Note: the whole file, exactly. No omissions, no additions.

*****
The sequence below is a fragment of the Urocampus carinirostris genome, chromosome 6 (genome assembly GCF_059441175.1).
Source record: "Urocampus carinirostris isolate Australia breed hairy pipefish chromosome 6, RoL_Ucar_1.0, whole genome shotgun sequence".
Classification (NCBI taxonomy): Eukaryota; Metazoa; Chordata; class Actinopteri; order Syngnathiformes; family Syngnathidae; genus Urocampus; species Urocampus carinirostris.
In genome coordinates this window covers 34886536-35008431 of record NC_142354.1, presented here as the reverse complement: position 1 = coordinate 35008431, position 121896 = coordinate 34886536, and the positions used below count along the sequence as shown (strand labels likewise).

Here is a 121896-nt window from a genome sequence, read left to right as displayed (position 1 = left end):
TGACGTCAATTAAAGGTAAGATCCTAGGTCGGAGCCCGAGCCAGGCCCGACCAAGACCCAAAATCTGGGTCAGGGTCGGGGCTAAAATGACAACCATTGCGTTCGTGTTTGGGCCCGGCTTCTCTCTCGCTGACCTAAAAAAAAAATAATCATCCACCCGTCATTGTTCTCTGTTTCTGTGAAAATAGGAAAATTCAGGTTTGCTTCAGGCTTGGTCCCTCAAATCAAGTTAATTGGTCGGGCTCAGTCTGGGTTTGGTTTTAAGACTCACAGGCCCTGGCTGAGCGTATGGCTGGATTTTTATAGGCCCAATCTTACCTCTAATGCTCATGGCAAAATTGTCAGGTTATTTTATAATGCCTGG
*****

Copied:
The sequence below is a fragment of the Urocampus carinirostris genome, chromosome 6 (genome assembly GCF_059441175.1).
Source record: "Urocampus carinirostris isolate Australia breed hairy pipefish chromosome 6, RoL_Ucar_1.0, whole genome shotgun sequence".
Classification (NCBI taxonomy): Eukaryota; Metazoa; Chordata; class Actinopteri; order Syngnathiformes; family Syngnathidae; genus Urocampus; species Urocampus carinirostris.
In genome coordinates this window covers 34886536-35008431 of record NC_142354.1, presented here as the reverse complement: position 1 = coordinate 35008431, position 121896 = coordinate 34886536, and the positions used below count along the sequence as shown (strand labels likewise).

Here is a 121896-nt window from a genome sequence, read left to right as displayed (position 1 = left end):
TGACGTCAATTAAAGGTAAGATCCTAGGTCGGAGCCCGAGCCAGGCCCGACCAAGACCCAAAATCTGGGTCAGGGTCGGGGCTAAAATGACAACCATTGCGTTCGTGTTTGGGCCCGGCTTCTCTCTCGCTGACCTAAAAAAAAAATAATCATCCACCCGTCATTGTTCTCTGTTTCTGTGAAAATAGGAAAATTCAGGTTTGCTTCAGGCTTGGTCCCTCAAATCAAGTTAATTGGTCGGGCTCAGTCTGGGTTTGGTTTTAAGACTCACAGGCCCTGGCTGAGCGTATGGCTGGATTTTTATAGGCCCAATCTTACCTCTAATGCTCATGGCAAAATTGTCAGGTTATTTTATAATGCCTGG